The Clean Power Plan faced legal hurdles from the get-go: 27 states, as well as dozens of corporations and industry groups, challenged the rule in court, arguing that the Obama administration exceeded its legal authority in crafting the plan. Critics argued that in order to meet the plan’s emissions targets, states would have to subsidize energy sources like solar and wind while moving away from coal. The Supreme Court blocked the rule from taking effect last year while lower courts considered the challenges against it.

Among those who challenged the rule in court was Pruitt, who in his previous job as Oklahoma attorney general sued the agency he now runs a total of 14 times.

The repeal proposal was greeted warmly by industry groups. “Repealing this Obama-era rule would close a chapter of regulatory overreach that set standards without regard to the steep costs or availability of technology necessary to meet them,” National Mining Association president and CEO Hal Quinn told FRONTLINE in a statement. “The Clean Power Plan represented an unlawful attempt to transform the nation’s power grid.”

However, some opponents of the plan also acknowledged that they supported limited regulations to address emissions. Ross Eisenberg, vice president of energy and resources policy at the National Association of Manufacturers, said in a statement that while his group agrees with the EPA’s conclusion, they also “recognize the need for a policy to address greenhouse gas emissions.” The NAM, Eisenberg said, “supports a greenhouse gas policy going forward that is narrowly tailored and consistent with the Clean Air Act.”

Vickie Patton, general counsel at the Environmental Defense Fund, said Pruitt’s action represents “one of the most damaging rollbacks of public health and fundamental clean air protections that an EPA administrator has ever undertaken.”

For now, the administration is offering few details about how President Trump, who in the past has referred to climate change as a “hoax,” plans to regulate greenhouse gas emissions in the absence of the Clean Power Plan. In his Tuesday statement, Pruitt said, “Any replacement rule will be done carefully, properly, and with humility, by listening to all those affected by the rule.”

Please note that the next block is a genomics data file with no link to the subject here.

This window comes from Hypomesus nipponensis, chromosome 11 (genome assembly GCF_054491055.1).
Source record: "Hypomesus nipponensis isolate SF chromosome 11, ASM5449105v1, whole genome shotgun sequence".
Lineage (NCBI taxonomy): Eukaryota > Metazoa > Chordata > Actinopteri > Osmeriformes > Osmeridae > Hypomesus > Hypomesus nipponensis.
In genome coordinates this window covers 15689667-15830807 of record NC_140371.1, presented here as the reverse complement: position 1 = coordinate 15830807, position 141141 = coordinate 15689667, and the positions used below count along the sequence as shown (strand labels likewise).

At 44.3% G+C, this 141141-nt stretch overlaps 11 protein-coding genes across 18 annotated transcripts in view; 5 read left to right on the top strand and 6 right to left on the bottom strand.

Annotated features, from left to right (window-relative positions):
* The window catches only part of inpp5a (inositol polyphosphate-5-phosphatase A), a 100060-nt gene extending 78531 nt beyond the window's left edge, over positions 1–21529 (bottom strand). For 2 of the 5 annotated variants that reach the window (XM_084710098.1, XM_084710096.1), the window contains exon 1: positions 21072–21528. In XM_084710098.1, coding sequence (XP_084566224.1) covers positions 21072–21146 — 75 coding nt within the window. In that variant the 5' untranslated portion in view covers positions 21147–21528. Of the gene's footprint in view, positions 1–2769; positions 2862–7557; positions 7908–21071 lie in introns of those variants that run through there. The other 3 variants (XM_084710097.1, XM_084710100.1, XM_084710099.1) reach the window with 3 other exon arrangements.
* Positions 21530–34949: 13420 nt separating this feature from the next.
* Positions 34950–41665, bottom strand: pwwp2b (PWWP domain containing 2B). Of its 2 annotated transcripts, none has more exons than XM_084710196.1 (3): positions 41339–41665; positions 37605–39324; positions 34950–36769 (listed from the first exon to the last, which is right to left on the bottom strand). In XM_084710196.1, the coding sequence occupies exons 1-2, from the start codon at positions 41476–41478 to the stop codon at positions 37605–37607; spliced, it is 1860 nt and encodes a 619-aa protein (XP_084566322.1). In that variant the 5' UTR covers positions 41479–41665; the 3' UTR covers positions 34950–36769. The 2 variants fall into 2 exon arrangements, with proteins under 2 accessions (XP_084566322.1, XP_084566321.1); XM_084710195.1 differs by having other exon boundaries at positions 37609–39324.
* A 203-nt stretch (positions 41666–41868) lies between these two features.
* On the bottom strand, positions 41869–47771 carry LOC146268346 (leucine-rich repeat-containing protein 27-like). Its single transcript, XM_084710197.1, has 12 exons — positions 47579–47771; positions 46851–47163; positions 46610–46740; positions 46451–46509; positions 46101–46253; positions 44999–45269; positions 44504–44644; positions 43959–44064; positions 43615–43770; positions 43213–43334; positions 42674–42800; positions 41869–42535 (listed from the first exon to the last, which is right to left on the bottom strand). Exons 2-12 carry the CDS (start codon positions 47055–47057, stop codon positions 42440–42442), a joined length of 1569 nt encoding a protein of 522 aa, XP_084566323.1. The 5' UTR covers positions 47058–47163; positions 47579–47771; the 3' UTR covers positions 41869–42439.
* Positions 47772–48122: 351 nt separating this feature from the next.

It could take months before a new plan begins to take shape. In a draft of the repeal plan obtained last week by The Washington Post, the EPA said it intended to issue a formal call for public comment – known as Advanced Notice of Proposed Rulemaking — on how it can best cut emissions from coal- and natural-gas plants. Yet in the same document, the agency said it “had not determined” whether it will issue a new rule to regulate greenhouse gas emissions from power plants, “and, if it will do so, when it will do so and what form that rule will take.”

“If the administration starts off slowly with an advanced notice, which simply says we’re thinking about doing something in this area and are soliciting comments on it, rather than a proposed rule, which would then become a final rule in the next step, they get to create additional steps and give themselves more time,” said Ben Longstreth, a senior attorney with the Natural Resources Defense Council.